Friday, August 1, 2014

Univision bucks summer doldrums

Summer has traditionally been a slow time for the major broadcast networks in the U.S., as well as for TV audiences.  With viewing numbers down, and the key Fall sweeps coming up, summer has traditionally been a dumping ground for program repeats, a place to test new programs, and a last chance to air contracted (but unaired) episodes of canceled series.  Outside of the occasional big sporting event, there's not much to look forward to on broadcast television.

On the other hand, the lack of quality competition from the big networks gives newcomers an opportunity to counter-program with the best of new programs and episodes. When Fox started, it moved up the starts of some of its better series to the summer.  Putting original episodes of quality programs up against the dregs of big network offerings, gave viewers an incentive to sample and evaluate Fox series and build audiences.

Spanish-language network Univision has been trying to move from a niche network to a challenger to the Big 4.  It's expanded its reach beyond urban areas with high numbers of Hispanics, adding its own stations in larger markets, picking up affiliates, and making a push to get on multichannel basic service tiers.  It's worked to shift its programming focus from airing licensed series from other Latin American networks and channels, to a mix reflecting its goal of being a general-interest broadcaster.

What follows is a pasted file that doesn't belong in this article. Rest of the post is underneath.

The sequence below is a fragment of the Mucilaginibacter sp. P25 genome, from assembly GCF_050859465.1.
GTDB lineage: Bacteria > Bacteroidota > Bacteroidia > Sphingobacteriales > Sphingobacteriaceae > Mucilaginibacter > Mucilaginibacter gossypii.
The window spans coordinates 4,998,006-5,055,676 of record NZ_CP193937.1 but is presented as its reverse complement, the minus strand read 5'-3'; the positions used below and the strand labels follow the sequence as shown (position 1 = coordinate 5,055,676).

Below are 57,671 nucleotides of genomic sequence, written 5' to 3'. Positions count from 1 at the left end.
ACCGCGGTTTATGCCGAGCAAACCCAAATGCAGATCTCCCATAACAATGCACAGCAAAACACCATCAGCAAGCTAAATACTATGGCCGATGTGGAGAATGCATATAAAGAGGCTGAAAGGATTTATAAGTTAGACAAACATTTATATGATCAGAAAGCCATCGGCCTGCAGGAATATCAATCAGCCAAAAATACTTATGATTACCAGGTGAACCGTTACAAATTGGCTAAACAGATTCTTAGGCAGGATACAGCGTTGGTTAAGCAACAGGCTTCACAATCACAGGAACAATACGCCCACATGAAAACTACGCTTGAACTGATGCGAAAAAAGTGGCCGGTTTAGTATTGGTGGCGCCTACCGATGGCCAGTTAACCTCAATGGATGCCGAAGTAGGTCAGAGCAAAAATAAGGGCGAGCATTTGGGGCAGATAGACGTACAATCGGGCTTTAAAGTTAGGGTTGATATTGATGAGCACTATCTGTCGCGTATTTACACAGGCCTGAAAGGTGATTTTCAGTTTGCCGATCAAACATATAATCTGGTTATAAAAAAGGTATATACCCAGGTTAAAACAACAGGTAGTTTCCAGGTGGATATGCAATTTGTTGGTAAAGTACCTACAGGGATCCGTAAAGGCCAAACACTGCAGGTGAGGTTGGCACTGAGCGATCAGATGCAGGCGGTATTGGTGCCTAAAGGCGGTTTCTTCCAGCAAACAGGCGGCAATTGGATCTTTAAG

Among those moves has been developing a strong news presence, expanding and improving its sports coverage (including live game coverage of Latin American soccer and baseball leagues), and putting a major focus on creating original entertainment programming.  And it's starting to be successful.  In the key market demographics for broadcasting (19-34 and 18-49) it's beating monthly ratings for one or more of the Big 4 networks with increasing frequency.  And for the second straight year, its July primetime ratings have come out on top - beating the audience numbers for all of the other US broadcast networks.  It also had the youngest audience (median age 39, vs median age for the Big 4 of 56).

Of course, Univision's ability to outdraw the Big 4 is not only a result of programming acumen.  It's been helped by two long-term trends: declining ratings and shares for the broadcast network as viewers have shifted to and expanding number of viewing alternative; and the fact that Hispanics are the fastest growing demographic group in the U.S.  Still, their successes over time suggest that they've made the move from being a niche service to becoming a fully competitive general-interest network.

Source:  Univision is the #1 Network for the Second Consecutive July Sweep Among Both Adults 18-49 And Adults 18-34, TV by the Numbers.

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